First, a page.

Health

Probiotics 'soothe some babies with colic'

Baby crying
Image caption Colic does not harm babies, but can be distressing

Probiotic drops soothe some babies suffering from colic, studies show.

Six of 12 trials, involving nearly 2,000 babies, found it reduced crying.

The Australian team who analysed the findings told the JAMA Pediatrics journal probiotics may be worth a try, particularly for breastfed babies, but larger trials were needed.

There is no probiotic treatment parents can buy off the shelf. And aside from winding after a feed, there is little on offer that is proven to help.

Colic affects as many as one in five babies.

It is thought to be related to taking in too much air while feeding.

Babies grow out of it by about four to six months, but until then colic can be distressing for all involved.

Probiotics are a cocktail of live micro-organisms that, once consumed, are thought to offer certain health benefits.

The 12 studies identified by Dr Valerie Sung, from the University of Melbourne, and colleagues investigated the effectiveness of probiotics given either to breastfeeding mothers or breast or bottle-fed babies.

Some of the studies looked at probiotics as a treatment of colic and others for preventing colic.

Three of the five "treatment" trials found probiotics helped breastfed babies, one found possible effectiveness in formula-fed babies, and one found no effect in breastfed babies.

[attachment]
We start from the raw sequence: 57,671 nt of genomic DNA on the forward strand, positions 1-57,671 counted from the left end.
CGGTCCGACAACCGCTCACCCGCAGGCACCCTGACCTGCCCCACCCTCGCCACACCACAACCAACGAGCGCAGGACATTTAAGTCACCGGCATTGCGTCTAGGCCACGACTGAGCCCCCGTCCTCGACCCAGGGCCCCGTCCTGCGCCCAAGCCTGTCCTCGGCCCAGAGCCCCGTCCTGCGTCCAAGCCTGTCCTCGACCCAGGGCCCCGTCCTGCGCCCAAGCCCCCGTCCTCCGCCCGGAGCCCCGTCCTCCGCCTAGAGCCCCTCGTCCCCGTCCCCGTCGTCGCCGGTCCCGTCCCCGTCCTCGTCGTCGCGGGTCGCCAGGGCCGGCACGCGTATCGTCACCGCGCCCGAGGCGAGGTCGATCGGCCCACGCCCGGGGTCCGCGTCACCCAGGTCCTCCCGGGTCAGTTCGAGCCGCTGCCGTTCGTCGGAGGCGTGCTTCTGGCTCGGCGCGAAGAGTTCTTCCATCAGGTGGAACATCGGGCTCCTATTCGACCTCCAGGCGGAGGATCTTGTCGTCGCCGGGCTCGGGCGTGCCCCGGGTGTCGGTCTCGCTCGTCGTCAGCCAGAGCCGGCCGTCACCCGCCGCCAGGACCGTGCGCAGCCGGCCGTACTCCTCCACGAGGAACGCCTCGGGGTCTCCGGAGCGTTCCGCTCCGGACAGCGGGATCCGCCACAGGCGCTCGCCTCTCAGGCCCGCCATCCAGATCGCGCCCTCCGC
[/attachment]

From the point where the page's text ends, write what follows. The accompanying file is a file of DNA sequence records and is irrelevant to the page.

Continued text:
Dr Sung said: "Even though the use of a specific strain of probiotic (L reuteri) in breastfed term infants with colic is promising, there is still insufficient evidence to support the general use of probiotics in all infants with colic or to recommend its use in preventing colic."

She added more trials were under way.

Janet Fyle, of the Royal College of Midwives said: "Colic is not life-threatening or harmful to the baby, but it is distressing for them and their parents.

"We do not know what causes colic and not all crying is down to colic. The baby may be crying because they are cold or have a dirty nappy.

"All babies are different.

"Your midwife can suggest practical things that may help, such as sticking to a pattern of feeding and holding your baby and walking around to comfort it."

Rosemary Dodds of the National Childbirth Trust said: "There is currently no concrete cure for baby colic, but there are ways to soothe your baby that can help greatly.

"For babies who are breastfed, ensuring they are well positioned at the breast, and finish the milk in the first breast before moving to the second can help.

"Babies who are bottle-fed can be 'winded' after a feed to help them bring up any air they take in with the milk; an upright position and gentle pressure on the stomach or patting on the back is helpful."

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